She favors white and mestizo (or mixed) representation in Latinx roles, at the expense of Black actors. When promotion for “Black Panther” began in 2017, Rodriguez tweeted, “Marvel and DC are killing it in inclusion and women, but where are the Latinos?! Asking for a friend…”
Not only did she call into question the significance of the first superhero movie featuring Black actors in all the leading roles, she ignored the two Afro Latinas who have starred in Marvel films: Tessa Thompson, who played Valkyrie in “Thor” and Zoe Saldana in “Guardians of The Galaxy.” Both also appeared in 2019′s box-office hit “Avengers: Endgame.” (Rodriguez has also not publicly recognized the groundbreaking character of Miles Morales, the Afro Latino Spider-Man in the award-winning “Spider-Man: Into the Spider-Verse.”)
Rodriguez’s erasure of Black people, specifically Black women, first fell under digital scrutiny when she hosted a brunch celebrating Latinas in Hollywood with only one Afro Latina, Rosario Dawson, in attendance. When she was asked about the incident, Rodriguez asked Black Latinas to educate her about Afro Latinas in Hollywood who she should invite to her next gathering. It’s hard to believe she didn’t already have access to this information, and her erasure and dismissal of Blackness was clear.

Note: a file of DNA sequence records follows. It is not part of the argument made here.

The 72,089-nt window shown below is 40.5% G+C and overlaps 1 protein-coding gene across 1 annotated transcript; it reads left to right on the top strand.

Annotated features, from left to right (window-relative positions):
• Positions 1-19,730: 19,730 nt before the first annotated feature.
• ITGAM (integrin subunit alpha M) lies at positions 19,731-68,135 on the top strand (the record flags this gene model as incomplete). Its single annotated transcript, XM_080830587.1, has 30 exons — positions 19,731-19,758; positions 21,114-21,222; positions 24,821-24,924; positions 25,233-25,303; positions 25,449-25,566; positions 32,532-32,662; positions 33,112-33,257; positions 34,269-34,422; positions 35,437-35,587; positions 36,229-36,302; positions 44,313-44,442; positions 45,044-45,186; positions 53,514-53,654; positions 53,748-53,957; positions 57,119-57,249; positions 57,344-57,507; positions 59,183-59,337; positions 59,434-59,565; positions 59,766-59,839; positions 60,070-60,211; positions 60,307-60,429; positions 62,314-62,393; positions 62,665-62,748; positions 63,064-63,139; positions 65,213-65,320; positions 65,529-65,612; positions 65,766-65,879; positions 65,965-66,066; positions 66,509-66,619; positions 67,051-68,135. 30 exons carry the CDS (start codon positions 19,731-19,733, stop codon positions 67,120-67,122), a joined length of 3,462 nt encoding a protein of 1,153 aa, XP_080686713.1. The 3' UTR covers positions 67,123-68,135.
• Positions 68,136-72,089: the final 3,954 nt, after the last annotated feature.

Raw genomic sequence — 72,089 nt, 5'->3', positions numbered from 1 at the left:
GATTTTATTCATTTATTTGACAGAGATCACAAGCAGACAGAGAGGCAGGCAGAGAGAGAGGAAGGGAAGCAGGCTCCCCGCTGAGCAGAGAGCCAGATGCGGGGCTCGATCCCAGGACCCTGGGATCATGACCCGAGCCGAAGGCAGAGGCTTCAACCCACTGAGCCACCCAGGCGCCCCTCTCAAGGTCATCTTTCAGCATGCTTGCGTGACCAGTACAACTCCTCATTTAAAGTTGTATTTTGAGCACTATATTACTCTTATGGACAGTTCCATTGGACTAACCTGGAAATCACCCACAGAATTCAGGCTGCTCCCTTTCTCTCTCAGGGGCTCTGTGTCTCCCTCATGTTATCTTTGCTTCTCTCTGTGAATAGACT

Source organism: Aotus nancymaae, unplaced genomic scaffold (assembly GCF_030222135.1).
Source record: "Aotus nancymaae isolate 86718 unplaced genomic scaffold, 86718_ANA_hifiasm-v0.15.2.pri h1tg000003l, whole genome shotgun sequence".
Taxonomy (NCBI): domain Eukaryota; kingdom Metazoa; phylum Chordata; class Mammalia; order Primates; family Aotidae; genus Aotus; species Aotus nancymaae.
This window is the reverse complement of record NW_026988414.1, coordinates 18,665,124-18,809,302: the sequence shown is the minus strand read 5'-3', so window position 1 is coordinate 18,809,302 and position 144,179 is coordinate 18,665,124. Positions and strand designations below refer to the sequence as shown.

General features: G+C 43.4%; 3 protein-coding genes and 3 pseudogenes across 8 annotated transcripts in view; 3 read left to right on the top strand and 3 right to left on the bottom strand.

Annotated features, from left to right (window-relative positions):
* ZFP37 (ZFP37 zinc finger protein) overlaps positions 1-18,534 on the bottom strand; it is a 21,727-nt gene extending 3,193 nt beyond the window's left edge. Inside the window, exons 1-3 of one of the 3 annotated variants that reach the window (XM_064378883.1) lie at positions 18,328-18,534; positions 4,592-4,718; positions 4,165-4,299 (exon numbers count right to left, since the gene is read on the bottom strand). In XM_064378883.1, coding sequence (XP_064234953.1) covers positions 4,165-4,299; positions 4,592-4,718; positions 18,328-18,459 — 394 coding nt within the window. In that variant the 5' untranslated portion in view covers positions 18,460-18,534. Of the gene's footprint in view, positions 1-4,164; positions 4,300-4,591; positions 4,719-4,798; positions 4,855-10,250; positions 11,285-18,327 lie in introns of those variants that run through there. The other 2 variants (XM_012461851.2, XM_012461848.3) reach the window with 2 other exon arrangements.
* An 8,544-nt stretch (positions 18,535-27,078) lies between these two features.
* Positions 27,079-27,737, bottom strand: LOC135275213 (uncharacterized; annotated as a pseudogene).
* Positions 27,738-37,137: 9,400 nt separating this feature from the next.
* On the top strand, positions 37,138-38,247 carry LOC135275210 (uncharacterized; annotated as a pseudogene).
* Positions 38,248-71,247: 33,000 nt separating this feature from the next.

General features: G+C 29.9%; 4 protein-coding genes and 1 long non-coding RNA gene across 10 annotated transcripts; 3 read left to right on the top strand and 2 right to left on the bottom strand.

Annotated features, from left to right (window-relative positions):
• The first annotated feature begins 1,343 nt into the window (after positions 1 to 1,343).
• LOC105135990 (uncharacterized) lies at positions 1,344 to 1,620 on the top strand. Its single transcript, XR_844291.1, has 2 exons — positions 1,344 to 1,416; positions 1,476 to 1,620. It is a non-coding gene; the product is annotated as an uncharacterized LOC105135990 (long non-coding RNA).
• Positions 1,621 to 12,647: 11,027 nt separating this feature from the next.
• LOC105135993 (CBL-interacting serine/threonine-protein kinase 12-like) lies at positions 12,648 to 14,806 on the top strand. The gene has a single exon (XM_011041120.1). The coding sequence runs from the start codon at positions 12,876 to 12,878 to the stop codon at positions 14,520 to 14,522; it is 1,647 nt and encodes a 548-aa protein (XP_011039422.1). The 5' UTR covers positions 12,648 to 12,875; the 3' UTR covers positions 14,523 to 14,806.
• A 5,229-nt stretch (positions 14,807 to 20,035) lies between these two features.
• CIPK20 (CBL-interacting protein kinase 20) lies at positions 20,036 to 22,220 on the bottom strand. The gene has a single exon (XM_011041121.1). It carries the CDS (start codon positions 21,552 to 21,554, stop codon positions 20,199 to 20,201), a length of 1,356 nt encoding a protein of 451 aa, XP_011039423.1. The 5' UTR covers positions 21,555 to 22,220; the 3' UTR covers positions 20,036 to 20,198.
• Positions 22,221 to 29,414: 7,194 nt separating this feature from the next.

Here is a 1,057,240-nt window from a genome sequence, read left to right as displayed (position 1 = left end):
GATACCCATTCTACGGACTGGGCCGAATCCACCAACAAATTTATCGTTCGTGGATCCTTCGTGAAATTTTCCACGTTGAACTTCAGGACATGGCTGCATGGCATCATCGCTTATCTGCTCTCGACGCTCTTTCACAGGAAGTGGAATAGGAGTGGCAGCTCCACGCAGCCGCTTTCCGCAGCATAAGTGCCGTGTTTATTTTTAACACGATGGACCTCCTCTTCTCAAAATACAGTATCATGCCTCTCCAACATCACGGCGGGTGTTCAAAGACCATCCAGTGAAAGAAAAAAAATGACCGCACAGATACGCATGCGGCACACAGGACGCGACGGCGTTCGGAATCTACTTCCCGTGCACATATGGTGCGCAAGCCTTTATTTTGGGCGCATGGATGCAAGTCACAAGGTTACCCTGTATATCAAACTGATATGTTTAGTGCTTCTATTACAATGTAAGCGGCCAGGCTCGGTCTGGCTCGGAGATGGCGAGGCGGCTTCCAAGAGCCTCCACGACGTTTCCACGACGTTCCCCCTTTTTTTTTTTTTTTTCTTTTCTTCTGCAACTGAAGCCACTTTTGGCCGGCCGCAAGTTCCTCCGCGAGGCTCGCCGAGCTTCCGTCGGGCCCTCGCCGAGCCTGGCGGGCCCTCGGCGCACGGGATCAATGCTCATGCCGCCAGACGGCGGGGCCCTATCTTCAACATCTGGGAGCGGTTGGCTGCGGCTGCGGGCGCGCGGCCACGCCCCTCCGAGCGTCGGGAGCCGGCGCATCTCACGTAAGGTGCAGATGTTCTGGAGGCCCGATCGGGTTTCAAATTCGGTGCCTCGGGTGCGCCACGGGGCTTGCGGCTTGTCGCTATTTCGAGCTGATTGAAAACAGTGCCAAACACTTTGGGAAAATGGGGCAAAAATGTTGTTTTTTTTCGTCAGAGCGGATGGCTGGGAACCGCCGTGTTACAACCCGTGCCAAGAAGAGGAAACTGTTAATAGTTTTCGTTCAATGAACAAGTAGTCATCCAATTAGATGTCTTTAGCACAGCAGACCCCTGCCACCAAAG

During a taped roundtable discussion about pay equity and diversity in television in November 2018, where she appeared alongside with Gabrielle Union, Ellen Pompeo and Emma Roberts, Rodriguez inaccurately said Latinas are paid the least in Hollywood.
And on a subsequent appearance on the radio show “Sway in the Morning,” she described social media backlash after the roundtable as “devastating.”
“The Black community was the only community that I looked towards growing up. We didn’t have many Latino shows, and the Black community made me feel like I was seen,” Rodriguez said, adding, through tears, “My father is dark-skinned, he’s Afro Latino ... If anything, the Black community is my community.”
(Photos surfaced of her father, who would not be considered Black Latino. Rodriguez had referred to herself as Afro Latina in the past, which she’s since stopped doing.)
Yet again, she offered an apology on Sway’s show.
“If I have hurt you, I am sorry and I will always be sorry, but you have to know that, until you know my heart, there’s no way that we can live off clickbait, you guys,” Rodriguez said. “You are allowed to feel pain and I empathize with your pain, and I’m sorry if I caused your pain because it is the last thing I want to do.”
While one might argue that Rodriguez’s proximity to Blackness through her upbringing might have once let her believe she had license to sing along to “nigga,” in 2019, there’s no excuse. She repeatedly makes very public slip ups, is called to task, and apologizes. Months later, she’s trending for another instance of erasure or anti-Blackness.
If we follow current patterns, this won’t be the last “apology” Rodriguez offers.